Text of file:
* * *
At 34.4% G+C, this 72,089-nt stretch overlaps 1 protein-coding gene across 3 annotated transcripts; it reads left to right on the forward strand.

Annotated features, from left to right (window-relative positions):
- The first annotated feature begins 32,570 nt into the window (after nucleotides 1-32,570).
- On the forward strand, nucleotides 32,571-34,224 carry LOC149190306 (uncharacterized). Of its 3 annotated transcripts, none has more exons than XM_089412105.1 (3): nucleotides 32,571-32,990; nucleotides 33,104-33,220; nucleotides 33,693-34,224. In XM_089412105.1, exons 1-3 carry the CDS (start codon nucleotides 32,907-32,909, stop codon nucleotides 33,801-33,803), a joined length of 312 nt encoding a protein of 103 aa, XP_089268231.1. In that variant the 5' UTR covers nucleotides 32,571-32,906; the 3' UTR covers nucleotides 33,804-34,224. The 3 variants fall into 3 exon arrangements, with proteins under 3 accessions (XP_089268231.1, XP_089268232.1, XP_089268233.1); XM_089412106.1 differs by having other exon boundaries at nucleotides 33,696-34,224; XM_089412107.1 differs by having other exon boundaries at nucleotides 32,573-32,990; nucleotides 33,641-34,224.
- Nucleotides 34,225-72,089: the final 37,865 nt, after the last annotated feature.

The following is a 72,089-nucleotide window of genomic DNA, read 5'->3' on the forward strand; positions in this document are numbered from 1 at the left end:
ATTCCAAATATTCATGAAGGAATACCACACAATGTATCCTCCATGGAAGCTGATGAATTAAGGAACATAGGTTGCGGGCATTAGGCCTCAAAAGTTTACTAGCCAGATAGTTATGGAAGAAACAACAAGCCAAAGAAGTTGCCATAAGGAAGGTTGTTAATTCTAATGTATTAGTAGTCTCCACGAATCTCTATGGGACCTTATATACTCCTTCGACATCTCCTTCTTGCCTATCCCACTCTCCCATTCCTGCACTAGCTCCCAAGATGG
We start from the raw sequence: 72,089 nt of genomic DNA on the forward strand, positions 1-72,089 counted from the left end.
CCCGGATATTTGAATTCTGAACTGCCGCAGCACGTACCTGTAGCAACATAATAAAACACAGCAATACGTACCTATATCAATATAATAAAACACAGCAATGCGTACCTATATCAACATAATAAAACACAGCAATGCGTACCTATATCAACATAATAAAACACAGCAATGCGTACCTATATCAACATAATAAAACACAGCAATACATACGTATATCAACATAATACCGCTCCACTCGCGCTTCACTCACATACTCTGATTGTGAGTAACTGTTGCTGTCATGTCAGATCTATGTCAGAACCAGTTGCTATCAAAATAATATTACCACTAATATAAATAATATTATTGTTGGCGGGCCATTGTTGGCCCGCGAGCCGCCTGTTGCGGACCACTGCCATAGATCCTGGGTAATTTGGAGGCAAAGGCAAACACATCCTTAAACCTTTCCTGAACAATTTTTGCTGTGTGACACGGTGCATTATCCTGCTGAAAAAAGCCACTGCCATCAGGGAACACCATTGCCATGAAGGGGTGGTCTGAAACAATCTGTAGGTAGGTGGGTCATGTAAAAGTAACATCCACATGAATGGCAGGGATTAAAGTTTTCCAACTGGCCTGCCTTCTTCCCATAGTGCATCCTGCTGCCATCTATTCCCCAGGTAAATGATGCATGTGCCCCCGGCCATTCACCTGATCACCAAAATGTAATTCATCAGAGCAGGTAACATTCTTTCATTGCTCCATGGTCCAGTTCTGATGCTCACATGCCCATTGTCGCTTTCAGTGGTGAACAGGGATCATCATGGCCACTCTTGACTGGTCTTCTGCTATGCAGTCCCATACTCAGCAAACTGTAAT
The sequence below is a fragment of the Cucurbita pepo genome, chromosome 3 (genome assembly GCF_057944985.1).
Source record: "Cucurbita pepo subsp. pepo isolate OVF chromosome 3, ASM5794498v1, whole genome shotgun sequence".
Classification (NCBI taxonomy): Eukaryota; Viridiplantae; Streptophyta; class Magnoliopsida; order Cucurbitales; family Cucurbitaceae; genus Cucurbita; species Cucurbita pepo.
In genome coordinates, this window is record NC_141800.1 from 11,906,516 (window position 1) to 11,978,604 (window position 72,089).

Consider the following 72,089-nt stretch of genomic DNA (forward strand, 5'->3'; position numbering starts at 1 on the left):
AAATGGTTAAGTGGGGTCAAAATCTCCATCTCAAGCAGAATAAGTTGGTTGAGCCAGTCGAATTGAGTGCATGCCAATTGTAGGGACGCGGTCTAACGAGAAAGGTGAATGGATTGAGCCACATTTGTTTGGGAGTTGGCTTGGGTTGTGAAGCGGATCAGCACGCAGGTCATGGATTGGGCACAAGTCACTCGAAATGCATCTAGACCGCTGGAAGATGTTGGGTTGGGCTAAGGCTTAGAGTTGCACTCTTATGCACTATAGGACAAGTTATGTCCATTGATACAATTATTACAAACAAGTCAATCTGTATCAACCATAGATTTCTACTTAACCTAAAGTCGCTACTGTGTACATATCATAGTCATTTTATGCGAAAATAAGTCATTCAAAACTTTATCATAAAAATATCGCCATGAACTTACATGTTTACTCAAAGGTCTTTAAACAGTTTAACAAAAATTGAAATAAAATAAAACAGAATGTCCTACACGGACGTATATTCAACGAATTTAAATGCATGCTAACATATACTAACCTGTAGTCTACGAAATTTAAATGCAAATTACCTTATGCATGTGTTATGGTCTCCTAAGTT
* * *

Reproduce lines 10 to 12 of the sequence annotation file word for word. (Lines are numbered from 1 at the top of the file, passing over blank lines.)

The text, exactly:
The sequence below is a fragment of the Cucurbita pepo genome, chromosome 3 (genome assembly GCF_057944985.1).
Source record: "Cucurbita pepo subsp. pepo isolate OVF chromosome 3, ASM5794498v1, whole genome shotgun sequence".
Classification (NCBI taxonomy): Eukaryota; Viridiplantae; Streptophyta; class Magnoliopsida; order Cucurbitales; family Cucurbitaceae; genus Cucurbita; species Cucurbita pepo.